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There was a time in my life when I was very much struggling to forgive.

It was someone who was once a dear friend. Our friendship had been altered by sin and fellowship was broken. I struggled in many ways to put myself back together and just do better, but I could not. I remember praying and desperately asking God for help because I did not want to carry this grudge. It was a visceral feeling and I could not remove it myself no matter how hard I tried. In addition to being wrong to hold that grudge–as bitterness does–it was hurting me and my own walk with God the most. God pressed the conviction of sin hard on me for some time. And so I began to walk through the painful process of uprooting the sin of bitterness. I want to share how He used something very unassuming yet specific to begin to cleanse my bitter heart. 

It came through a YouVersion app Bible reading plan. Now I need to caution that there are many reading plans on YouVersion that veer away from God’s word, and therefore I cannot recommend all that is in this Bible app. (If you do use it, I challenge you to read like a Berean and abandon any reading plans that divert from God’s word, leaving a review saying as much.) But I prayed for help and God answered through a search. I found a simple plan called “Don’t Let Bitterness Kill You

It was here that I learned the story of a little-known man in scripture, Ahithophel. He was the trusted advisor and closest counselor to King David in his early reign. David sought out Ahithophel for wisdom as he made decisions. King David trusted his advice. But a grievous sin and terrible offense happened indirectly between them which changed their relationship forever. 

We all know King David took what was not his when he called Bathsheba (another man’s wife) into his bed chamber. We know how he furthermore, put her husband to death on the battlefield in order to “clean up” his sin. This sin was devastating to King David, but I had never considered how this sin affected others secondarily. Enter Ahithophel. It is not explicitly stated in scripture, but as you study the story, you find these connections are there: Ahithophel, David’s trusted counselor, was actually the grandfather of Bathsheba. It’s said that blood is thicker than water. This proved true when the bulletproof relationship between King and Advisor was shattered by the sin committed against his granddaughter.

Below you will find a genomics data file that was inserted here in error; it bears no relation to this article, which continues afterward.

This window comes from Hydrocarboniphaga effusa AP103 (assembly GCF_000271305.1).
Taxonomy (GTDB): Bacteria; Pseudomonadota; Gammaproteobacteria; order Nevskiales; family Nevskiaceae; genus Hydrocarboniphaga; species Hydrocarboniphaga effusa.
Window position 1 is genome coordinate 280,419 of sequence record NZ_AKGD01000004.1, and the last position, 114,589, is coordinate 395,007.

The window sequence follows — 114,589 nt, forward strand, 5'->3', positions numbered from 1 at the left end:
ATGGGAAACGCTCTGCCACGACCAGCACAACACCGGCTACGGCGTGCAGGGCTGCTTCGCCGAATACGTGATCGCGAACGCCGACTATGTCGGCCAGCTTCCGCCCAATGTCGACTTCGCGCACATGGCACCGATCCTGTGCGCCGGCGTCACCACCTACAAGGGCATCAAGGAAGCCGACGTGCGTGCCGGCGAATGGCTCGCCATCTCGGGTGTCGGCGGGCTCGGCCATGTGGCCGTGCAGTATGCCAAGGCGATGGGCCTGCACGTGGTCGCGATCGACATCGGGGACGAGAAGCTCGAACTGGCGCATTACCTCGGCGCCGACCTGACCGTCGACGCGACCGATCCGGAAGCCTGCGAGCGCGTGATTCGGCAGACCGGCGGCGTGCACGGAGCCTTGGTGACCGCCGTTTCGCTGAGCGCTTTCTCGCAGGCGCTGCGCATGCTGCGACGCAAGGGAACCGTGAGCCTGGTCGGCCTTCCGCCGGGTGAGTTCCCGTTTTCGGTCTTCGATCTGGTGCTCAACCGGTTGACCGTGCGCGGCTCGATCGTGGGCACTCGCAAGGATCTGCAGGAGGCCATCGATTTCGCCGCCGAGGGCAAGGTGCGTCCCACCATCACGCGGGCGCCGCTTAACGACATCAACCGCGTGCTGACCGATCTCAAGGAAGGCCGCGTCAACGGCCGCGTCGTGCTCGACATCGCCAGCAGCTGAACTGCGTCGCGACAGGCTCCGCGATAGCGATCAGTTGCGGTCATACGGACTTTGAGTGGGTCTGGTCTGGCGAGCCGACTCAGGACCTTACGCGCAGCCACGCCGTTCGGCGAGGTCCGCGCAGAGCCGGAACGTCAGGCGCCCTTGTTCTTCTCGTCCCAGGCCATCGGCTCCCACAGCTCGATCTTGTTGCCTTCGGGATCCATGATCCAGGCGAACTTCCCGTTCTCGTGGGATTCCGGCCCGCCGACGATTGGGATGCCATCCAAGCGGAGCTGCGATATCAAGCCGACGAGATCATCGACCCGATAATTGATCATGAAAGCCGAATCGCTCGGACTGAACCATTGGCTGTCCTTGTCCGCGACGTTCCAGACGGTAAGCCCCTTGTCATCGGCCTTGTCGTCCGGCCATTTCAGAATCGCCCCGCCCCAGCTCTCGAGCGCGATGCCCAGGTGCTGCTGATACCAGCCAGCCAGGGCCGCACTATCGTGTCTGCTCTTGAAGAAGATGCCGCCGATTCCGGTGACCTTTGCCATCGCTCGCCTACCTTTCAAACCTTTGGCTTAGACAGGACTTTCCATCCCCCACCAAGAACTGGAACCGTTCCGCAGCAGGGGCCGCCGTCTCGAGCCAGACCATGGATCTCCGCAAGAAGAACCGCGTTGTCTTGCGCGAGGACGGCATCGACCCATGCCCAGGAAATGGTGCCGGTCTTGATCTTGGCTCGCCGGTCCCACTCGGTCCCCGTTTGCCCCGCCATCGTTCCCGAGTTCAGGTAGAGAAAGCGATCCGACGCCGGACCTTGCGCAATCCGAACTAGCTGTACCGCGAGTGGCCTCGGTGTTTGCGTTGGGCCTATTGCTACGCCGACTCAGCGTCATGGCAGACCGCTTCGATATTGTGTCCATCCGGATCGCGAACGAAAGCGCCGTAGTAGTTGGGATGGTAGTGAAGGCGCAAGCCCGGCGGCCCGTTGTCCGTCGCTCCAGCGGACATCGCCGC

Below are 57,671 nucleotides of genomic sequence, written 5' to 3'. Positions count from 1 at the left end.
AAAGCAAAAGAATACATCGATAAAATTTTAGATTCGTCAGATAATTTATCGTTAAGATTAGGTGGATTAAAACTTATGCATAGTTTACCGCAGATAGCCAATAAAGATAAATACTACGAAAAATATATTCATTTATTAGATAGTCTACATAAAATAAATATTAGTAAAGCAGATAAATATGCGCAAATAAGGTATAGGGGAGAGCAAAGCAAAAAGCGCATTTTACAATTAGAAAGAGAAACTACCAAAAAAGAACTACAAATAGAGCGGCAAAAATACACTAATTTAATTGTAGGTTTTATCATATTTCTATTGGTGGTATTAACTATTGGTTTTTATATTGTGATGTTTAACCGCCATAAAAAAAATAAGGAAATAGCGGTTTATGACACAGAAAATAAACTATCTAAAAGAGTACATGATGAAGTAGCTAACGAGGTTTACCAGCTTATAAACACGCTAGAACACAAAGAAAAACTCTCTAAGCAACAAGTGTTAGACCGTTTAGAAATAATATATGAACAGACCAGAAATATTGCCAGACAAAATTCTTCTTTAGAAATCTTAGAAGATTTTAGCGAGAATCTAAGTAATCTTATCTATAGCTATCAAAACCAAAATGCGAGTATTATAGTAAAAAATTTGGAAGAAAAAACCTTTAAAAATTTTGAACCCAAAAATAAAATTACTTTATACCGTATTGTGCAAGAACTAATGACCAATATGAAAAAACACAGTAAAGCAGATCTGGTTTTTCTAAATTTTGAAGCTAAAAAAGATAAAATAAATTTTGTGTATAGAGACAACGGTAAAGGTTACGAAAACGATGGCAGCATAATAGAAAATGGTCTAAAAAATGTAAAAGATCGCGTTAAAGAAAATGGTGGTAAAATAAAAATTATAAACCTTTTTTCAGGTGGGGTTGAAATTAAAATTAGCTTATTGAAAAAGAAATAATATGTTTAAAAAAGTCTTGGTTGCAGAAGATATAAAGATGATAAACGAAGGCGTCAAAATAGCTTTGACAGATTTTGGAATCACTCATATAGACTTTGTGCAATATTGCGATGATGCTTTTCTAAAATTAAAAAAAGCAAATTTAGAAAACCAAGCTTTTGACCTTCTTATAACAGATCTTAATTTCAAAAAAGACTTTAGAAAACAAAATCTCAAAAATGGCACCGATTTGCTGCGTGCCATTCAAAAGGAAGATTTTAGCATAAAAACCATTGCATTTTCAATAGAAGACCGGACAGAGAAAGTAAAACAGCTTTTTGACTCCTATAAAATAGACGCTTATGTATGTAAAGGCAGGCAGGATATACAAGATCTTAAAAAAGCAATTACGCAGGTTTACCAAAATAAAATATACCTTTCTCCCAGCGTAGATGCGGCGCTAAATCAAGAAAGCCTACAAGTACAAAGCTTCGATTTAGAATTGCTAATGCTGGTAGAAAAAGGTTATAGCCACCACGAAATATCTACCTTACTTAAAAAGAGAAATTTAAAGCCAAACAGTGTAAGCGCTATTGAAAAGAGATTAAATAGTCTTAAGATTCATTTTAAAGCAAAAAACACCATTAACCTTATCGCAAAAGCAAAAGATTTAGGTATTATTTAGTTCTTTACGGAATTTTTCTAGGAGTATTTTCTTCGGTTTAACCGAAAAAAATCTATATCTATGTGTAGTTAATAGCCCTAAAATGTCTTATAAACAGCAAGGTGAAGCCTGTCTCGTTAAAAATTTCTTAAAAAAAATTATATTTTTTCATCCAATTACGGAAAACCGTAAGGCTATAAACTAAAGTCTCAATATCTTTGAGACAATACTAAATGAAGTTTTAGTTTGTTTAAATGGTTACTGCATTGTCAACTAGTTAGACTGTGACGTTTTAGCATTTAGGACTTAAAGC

Surely we can understand why the relationship would change.  The confidence and mutual respect once freely shared between closest friends had taken a huge blow.  Ahithophel resigned from the counsel of David and, adding injury to insult, he vengefully became the chief advisor to David’s rebel son and arch-enemy, Absalom.

Now if we take a few steps back from this storyline, let’s ask a question about the authenticity of wisdom: Can wisdom truly be wisdom when it is suffocated by bitterness?

Is it possible that one man could offer the same wise counsel when he is living in faith with a clean heart as when he is acting in bitterness and revenge? Did Absalom receive the same quality of counsel from Ahithophel that David did?

Well, the answer is no, because something changed. Ahithophel was not the same person when he was advising Absalom as he was when he walked the halls of the palace with David. No longer did he have a pure intention for the good of Israel and the King. Instead, he had a major ax to grind. And he sought out David’s demise. I won’t tell you how it ends. Instead, I encourage you to read this plan for yourself.

But I will ask the question again: can a bitter person offer the same wisdom as a person with a clean heart? I think it is plain to see this cannot be so because one carries a sense of revenge- and what is wisdom other than cunning foolishness if it is being driven by revenge? Vengeance belongs to God, not us. We simply cannot harbor bitterness and call ourselves close to God and the wisdom He offers. We must fight to uproot and defeat this sin by God’s power.

We should never fool ourselves, thinking if we once possessed righteous, godly wisdom that we will have that forever. Sin, bitterness, jealousy, and hatred can alter our perspective on what is true.  We no longer see through the eyes and lens of scripture, but rather through selfish ambition and vain conceit. Bitterness suffocates wisdom! But we can be cleansed! We can repent and turn back to the wise counsel of the Word.

 We are only as wise as we are dependent on the Holy Spirit and abiding in the vine of the Lord Jesus Christ.

To walk in unity with clean hearts toward our brothers and sisters, we need to remain in a posture of humility: daily seeking–never assuming we already possess–the wisdom of God. And repenting quickly when we go astray. May we come with clean hands and a clean heart before the Lord and before his people. Seeking godly wisdom that comes from above, not using worldly wisdom (foolishness) to feed our selfish ambitions and vain desires.

In love,
Erika